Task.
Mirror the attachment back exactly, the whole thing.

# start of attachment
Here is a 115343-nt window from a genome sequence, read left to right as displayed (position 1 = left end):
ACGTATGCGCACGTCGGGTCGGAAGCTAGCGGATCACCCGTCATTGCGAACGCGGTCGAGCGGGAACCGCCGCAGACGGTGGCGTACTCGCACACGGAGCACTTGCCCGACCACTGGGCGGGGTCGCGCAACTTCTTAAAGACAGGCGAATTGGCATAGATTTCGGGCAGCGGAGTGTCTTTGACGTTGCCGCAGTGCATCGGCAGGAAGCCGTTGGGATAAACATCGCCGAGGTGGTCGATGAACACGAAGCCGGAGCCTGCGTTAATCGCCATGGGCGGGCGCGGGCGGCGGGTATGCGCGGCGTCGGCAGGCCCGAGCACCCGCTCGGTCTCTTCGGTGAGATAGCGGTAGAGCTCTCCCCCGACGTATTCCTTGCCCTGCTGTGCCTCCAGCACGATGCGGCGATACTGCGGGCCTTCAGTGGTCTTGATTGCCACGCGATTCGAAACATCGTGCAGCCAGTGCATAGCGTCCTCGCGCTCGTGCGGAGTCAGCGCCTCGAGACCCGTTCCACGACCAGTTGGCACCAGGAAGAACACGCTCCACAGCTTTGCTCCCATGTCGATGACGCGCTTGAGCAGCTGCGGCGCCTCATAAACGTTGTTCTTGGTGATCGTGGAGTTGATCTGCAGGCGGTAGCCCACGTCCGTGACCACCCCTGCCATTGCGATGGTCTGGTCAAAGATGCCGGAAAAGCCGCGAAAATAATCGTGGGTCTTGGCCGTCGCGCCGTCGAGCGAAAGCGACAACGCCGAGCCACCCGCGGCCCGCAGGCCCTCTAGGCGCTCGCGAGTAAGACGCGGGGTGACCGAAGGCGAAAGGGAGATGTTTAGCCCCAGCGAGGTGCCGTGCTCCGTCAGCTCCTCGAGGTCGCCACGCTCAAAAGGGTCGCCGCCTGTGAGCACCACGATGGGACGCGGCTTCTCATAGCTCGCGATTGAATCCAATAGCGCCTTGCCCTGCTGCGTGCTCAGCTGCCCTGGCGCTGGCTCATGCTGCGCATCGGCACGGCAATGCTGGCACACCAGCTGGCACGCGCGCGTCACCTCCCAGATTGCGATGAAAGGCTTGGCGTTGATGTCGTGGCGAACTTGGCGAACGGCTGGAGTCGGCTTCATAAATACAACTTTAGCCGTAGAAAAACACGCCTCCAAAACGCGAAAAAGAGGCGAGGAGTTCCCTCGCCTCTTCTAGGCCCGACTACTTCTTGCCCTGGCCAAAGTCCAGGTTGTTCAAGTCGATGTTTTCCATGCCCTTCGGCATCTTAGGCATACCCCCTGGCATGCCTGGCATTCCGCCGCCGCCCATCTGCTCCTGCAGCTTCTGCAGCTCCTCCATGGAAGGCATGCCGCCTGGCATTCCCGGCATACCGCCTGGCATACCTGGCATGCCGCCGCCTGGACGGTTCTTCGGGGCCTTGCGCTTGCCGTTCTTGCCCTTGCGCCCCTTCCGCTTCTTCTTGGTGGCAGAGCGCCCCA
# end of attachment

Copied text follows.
Here is a 115343-nt window from a genome sequence, read left to right as displayed (position 1 = left end):
ACGTATGCGCACGTCGGGTCGGAAGCTAGCGGATCACCCGTCATTGCGAACGCGGTCGAGCGGGAACCGCCGCAGACGGTGGCGTACTCGCACACGGAGCACTTGCCCGACCACTGGGCGGGGTCGCGCAACTTCTTAAAGACAGGCGAATTGGCATAGATTTCGGGCAGCGGAGTGTCTTTGACGTTGCCGCAGTGCATCGGCAGGAAGCCGTTGGGATAAACATCGCCGAGGTGGTCGATGAACACGAAGCCGGAGCCTGCGTTAATCGCCATGGGCGGGCGCGGGCGGCGGGTATGCGCGGCGTCGGCAGGCCCGAGCACCCGCTCGGTCTCTTCGGTGAGATAGCGGTAGAGCTCTCCCCCGACGTATTCCTTGCCCTGCTGTGCCTCCAGCACGATGCGGCGATACTGCGGGCCTTCAGTGGTCTTGATTGCCACGCGATTCGAAACATCGTGCAGCCAGTGCATAGCGTCCTCGCGCTCGTGCGGAGTCAGCGCCTCGAGACCCGTTCCACGACCAGTTGGCACCAGGAAGAACACGCTCCACAGCTTTGCTCCCATGTCGATGACGCGCTTGAGCAGCTGCGGCGCCTCATAAACGTTGTTCTTGGTGATCGTGGAGTTGATCTGCAGGCGGTAGCCCACGTCCGTGACCACCCCTGCCATTGCGATGGTCTGGTCAAAGATGCCGGAAAAGCCGCGAAAATAATCGTGGGTCTTGGCCGTCGCGCCGTCGAGCGAAAGCGACAACGCCGAGCCACCCGCGGCCCGCAGGCCCTCTAGGCGCTCGCGAGTAAGACGCGGGGTGACCGAAGGCGAAAGGGAGATGTTTAGCCCCAGCGAGGTGCCGTGCTCCGTCAGCTCCTCGAGGTCGCCACGCTCAAAAGGGTCGCCGCCTGTGAGCACCACGATGGGACGCGGCTTCTCATAGCTCGCGATTGAATCCAATAGCGCCTTGCCCTGCTGCGTGCTCAGCTGCCCTGGCGCTGGCTCATGCTGCGCATCGGCACGGCAATGCTGGCACACCAGCTGGCACGCGCGCGTCACCTCCCAGATTGCGATGAAAGGCTTGGCGTTGATGTCGTGGCGAACTTGGCGAACGGCTGGAGTCGGCTTCATAAATACAACTTTAGCCGTAGAAAAACACGCCTCCAAAACGCGAAAAAGAGGCGAGGAGTTCCCTCGCCTCTTCTAGGCCCGACTACTTCTTGCCCTGGCCAAAGTCCAGGTTGTTCAAGTCGATGTTTTCCATGCCCTTCGGCATCTTAGGCATACCCCCTGGCATGCCTGGCATTCCGCCGCCGCCCATCTGCTCCTGCAGCTTCTGCAGCTCCTCCATGGAAGGCATGCCGCCTGGCATTCCCGGCATACCGCCTGGCATACCTGGCATGCCGCCGCCTGGACGGTTCTTCGGGGCCTTGCGCTTGCCGTTCTTGCCCTTGCGCCCCTTCCGCTTCTTCTTGGTGGCAGAGCGCCCCA